Built For The Kind Of Race That Is Measured In Days, Countries, Or Continents

Ducati refined its dual-surface game ahead of 2019 with a new, larger engine for its largest Multistrada adventure platform. The result is the souped-up 1260 “Enduro” that necessarily brings more power to the table along with an even greater affinity for off-road work to deliver an almost rally-style package. Of course, the factory backs it up with a robust accessories line that lets you gear up according to taste and needs. It isn’t all about the brown; the electronics suite makes sure that the Enduro retains its road-friendly mien so it can continue to serve as Ducati’s primary globetrotter. Today I want to check out the new Enduro to see what all makes it tick, and see how it compares to another proper dual-purpose ride.

Continue reading for my review of the Ducati Multistrada 1260 Enduro.

  • 2019 Ducati Multistrada 1260 Enduro
  • Year:
    2019
  • Make:
  • Model:
  • Engine:
    L-Twin
  • Displacement:
    1252 cc
  • Price:
    21995
  • Price:

2019 Ducati Multistrada 1260 Enduro Design

Graced with an assortment of electronic wizardry, the bike can link to your Smartphone via the Ducati Link app.

The Enduro leads the way as it always has with an angry-bird’s-beak fairing with a pair of upswept LED headlight projectors featuring a cornering-light capability that lights up the road where you’re going instead of just where you’re pointing; in other words, where you need it most. Since the front turn signals are integrated with the handguards, they do nothing to clutter up the fairing or detract from the cleanliness of the overall visage.

It starts out with a point, but the front fairing quickly flares outboard with cheek fairings the form a partial engine cowl and radiator shroud and vents that allow the waste heat-laden air to escape and smoothly reintegrate with the slipstream. If you think that sounds an awful lot like the kind of language you’d find associated with a supersport/MotoGP bike, you’d be correct, but Duc was serious when it designated this enduro machine, which is, of course, a style of racing with both an on-road and an off-road component. Does that make this a racebike? Potentially, but for the kind of race that is measured in days, countries or continents.

A narrow, rally-style screen tops the fairing and punches a minimal hole in the air to break the pressure headed for your chest and plow a hole in the weather for the five-inch color TFT screen that handles all of the instrumentation. The handlebar switches are backlit making it easy to access the “Human Machine Interface” control block on the left switch housing. This lets you navigate the menus that manage the various electronic engine-control features. On top of that, the Ducati Link app lets you tweak said features via smartphone. The fandanglery continues into the ignition security system that electronically unlocks your bike and makes it ready to activate when the key is within six feet of it.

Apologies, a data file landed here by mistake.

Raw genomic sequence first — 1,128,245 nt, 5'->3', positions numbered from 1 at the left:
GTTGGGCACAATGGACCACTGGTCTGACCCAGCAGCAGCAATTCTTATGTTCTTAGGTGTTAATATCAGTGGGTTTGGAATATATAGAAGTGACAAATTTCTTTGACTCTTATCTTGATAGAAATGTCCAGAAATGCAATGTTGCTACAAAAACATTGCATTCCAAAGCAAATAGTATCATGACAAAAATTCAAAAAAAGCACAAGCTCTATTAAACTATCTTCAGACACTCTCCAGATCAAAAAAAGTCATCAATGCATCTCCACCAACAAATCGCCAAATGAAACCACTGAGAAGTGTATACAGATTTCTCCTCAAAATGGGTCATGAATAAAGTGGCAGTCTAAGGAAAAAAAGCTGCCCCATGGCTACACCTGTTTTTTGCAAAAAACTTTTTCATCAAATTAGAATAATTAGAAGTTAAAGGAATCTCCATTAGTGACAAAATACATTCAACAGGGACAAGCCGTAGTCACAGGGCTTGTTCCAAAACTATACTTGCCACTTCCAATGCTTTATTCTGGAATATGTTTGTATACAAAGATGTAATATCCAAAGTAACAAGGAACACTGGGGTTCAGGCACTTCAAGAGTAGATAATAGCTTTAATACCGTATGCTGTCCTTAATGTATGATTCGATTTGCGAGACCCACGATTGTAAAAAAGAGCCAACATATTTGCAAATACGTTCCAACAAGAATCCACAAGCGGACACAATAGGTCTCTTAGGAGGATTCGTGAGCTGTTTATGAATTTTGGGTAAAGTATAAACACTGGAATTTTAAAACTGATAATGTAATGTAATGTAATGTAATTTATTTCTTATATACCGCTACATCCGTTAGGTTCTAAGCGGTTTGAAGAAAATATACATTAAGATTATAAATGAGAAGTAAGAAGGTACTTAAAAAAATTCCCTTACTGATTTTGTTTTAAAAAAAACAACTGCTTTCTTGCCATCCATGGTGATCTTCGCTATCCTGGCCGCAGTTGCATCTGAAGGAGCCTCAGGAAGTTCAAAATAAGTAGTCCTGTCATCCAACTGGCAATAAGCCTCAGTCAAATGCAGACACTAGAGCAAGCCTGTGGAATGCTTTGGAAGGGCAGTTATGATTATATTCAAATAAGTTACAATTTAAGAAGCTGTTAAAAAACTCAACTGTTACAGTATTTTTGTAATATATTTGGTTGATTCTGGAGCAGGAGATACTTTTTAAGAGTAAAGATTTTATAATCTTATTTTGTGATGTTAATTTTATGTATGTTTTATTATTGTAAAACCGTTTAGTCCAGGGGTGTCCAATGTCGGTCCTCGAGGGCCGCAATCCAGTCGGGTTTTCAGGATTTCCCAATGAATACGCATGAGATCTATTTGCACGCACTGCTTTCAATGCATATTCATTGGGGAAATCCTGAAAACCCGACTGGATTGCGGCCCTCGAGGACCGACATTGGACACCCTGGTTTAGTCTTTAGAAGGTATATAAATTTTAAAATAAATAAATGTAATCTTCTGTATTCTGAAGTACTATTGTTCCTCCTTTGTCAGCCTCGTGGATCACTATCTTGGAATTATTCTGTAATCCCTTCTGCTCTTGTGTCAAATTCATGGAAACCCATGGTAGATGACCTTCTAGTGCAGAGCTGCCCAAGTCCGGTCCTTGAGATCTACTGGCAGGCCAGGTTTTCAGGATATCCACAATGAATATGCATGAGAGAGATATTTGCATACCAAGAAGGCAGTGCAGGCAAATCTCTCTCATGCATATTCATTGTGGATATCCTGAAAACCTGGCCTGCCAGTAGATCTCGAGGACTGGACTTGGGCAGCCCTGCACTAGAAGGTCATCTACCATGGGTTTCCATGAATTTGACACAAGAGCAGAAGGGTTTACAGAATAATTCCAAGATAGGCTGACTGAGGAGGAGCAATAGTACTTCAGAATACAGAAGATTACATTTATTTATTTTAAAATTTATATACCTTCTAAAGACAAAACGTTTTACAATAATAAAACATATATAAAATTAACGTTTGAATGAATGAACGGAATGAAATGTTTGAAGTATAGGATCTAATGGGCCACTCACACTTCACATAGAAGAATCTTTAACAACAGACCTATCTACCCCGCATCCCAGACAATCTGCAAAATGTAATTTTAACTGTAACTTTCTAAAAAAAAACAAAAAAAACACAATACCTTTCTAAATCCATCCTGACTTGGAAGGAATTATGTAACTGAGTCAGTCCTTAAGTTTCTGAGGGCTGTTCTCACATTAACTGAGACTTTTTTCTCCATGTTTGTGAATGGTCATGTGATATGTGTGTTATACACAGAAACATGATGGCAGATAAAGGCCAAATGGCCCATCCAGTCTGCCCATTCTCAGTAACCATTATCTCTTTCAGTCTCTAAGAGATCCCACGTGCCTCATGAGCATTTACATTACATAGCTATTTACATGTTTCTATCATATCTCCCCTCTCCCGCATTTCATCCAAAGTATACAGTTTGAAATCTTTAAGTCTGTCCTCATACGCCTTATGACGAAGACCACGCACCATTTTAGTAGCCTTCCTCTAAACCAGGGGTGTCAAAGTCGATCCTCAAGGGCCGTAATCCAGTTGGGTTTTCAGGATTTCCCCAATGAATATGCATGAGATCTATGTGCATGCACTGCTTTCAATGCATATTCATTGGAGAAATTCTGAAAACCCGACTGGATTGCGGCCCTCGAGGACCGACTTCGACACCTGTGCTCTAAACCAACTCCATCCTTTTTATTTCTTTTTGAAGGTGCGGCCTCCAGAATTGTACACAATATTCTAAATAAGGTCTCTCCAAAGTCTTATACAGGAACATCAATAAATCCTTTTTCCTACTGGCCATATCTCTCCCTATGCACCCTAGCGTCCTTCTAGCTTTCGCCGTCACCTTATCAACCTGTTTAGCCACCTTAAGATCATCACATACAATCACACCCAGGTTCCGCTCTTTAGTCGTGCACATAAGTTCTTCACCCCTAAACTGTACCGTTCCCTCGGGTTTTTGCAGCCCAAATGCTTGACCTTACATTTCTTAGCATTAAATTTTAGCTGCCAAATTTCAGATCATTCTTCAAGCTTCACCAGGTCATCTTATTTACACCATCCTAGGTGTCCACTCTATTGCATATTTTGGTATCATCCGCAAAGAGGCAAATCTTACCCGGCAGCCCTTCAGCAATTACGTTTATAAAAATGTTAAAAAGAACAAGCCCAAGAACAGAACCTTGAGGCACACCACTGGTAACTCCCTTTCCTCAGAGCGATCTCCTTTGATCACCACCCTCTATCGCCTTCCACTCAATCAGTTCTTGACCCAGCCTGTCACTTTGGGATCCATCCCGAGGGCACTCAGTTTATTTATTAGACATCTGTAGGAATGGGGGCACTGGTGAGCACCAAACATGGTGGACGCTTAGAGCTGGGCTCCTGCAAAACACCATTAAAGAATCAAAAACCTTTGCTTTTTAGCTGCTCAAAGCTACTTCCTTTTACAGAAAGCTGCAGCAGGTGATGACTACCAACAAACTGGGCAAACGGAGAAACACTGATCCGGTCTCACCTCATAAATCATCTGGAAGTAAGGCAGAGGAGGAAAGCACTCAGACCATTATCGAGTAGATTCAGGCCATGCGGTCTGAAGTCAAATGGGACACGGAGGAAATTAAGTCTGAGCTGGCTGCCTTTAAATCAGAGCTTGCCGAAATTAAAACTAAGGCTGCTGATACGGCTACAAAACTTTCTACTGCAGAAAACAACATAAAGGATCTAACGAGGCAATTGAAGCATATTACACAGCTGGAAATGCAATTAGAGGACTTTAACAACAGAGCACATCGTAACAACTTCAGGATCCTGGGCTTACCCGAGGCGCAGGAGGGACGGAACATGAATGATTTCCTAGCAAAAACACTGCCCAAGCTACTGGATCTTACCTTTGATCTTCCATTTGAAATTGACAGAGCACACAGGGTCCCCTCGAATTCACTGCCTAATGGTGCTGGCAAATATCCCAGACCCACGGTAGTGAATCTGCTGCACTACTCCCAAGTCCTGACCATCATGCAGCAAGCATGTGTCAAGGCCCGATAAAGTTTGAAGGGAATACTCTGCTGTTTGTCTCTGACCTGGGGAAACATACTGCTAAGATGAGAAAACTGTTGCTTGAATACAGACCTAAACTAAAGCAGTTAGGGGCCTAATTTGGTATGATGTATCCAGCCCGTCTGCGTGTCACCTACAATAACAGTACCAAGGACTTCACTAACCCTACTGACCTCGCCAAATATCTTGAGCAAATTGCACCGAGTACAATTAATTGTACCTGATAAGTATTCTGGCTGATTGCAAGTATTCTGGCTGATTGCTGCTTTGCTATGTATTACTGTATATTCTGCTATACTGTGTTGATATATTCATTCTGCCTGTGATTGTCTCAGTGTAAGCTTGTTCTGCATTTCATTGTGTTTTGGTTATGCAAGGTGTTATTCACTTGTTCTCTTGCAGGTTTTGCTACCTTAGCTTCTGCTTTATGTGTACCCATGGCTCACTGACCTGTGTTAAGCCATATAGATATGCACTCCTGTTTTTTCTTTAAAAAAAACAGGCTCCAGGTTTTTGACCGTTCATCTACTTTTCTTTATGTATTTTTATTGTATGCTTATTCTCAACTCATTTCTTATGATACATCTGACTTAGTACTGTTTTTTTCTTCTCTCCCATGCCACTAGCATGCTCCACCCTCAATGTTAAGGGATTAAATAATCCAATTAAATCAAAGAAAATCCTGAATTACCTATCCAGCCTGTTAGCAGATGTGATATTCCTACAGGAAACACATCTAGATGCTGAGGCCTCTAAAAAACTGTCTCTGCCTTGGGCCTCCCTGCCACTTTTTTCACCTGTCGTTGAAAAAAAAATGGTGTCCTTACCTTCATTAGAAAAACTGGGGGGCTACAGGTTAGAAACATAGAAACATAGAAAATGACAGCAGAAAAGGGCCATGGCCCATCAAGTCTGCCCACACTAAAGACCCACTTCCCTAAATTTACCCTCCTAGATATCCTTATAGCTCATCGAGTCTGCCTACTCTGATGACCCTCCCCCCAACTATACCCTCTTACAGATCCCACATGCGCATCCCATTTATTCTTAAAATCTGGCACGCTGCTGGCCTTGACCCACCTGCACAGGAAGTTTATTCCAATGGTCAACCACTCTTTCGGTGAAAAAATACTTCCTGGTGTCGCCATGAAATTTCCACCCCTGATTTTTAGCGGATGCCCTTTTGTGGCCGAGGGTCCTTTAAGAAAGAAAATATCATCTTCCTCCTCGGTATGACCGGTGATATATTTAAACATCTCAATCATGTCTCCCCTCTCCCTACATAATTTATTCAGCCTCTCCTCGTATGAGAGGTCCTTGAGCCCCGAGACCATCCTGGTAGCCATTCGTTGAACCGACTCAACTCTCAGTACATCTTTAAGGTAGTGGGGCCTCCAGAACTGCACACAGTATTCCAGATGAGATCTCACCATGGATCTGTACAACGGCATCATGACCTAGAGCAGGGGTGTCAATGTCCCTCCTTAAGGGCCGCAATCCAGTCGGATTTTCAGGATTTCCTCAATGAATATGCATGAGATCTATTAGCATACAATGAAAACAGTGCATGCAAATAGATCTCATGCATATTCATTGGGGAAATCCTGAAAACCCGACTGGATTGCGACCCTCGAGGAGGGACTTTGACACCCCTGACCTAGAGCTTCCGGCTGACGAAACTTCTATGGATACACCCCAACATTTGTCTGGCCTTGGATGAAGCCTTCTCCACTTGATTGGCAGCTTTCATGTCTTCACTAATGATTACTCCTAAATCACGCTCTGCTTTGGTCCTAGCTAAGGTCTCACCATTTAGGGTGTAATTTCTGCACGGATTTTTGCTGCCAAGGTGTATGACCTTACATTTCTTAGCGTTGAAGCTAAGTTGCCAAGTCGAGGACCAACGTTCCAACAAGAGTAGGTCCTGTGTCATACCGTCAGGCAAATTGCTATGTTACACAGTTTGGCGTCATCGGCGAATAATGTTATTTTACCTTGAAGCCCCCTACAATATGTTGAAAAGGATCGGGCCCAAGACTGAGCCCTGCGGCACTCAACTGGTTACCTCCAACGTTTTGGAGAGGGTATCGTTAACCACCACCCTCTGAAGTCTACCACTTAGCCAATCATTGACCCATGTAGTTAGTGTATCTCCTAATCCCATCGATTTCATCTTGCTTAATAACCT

A tall, camel-hump fuel tank dominates the flyline with a camel-like capacity of 7.9-gallons. That alone should demonstrate how serious the factory is about off-road capabilities. The flyline drops off precipitously to a deep-scoop seat that pulls the rider down into the swale between the tank and the upswept subframe/pillion area.

At the tip of the tail, the stylized taillight comes tucked up out of harm’s way with the winkers mounted on the rear mudguard above the tag, but just as the front wheel has a proper fender below the mudguard nose to handle the heavy work, so does the rear wheel with its hugger that keeps the shock from getting doused.

The pillion pad provides a lofty perch for your passenger with a pair of subframe-mount, fold up footpegs and a set of J.C. handles for their other points of contact. Of course, you can also use that as a platform for non-human cargo for your far-flung adventures.

2019 Ducati Multistrada 1260 Enduro Chassis

2019 Ducati Multistrada 1260 Enduro
- image 801177
It has an eager nature in the corners and more streetbike chops in spite of its tall nature.

The Trellis frame is made up of tubular-steel members, but it has been updated to pull the stock seat down to 33.8-inches high. You’ve got a little wiggle room here as the factory offers an optional lower saddle that drops down to 33.1-inches off the ground. If you’re one of those long-legged types, there’s a 34.6-inch tall option for you, as well.

The steering head is set at 25-degrees with 4.4 inches of trail for an eager nature in the corners and more streetbike chops in spite of its tall nature. There’s room to throw a little body English around, but the biggest advantage of the rider’s triangle is the fact that you can comfortably stand on the pegs and still reach the hand controls from a full-upright position for technical off-road work.

Cast-alloy wheels round out the rolling chassis with a 120/70-19 up front and a 170/60-17 out back, and they come lined with Pirelli’s Scorpion Trail II hoops. The stock wheels are designed for dual-surface use with a bi-compound composition meant to improve wet-road handling and overall traction. Dual-purpose they may be, but they have an obvious bias toward the pavement. If you actually plan on a serious off-road trek, you’ll find the rims ready to receive a set of Pirelli Scorpion Rally tires that are decidedly geared for light terrain and soft-surface performance.

Suspension falls to a pair of 48 mm usd forks up front with a coil-over monoshock to tame the motion of the aluminum swingarm. The Ducati Skyhook Suspension comes standard, and it provides an electronically controlled dynamic adjuster that can vary compression- and rebound-damping values in the forks, with the same out back plus a preload adjustment. Dial in the suspension using the Human Interface and make adjustments for varying conditions and loads, all sans tools and dirty knees. Cool stuff folks, especially when you need to shift between brown and blacktop.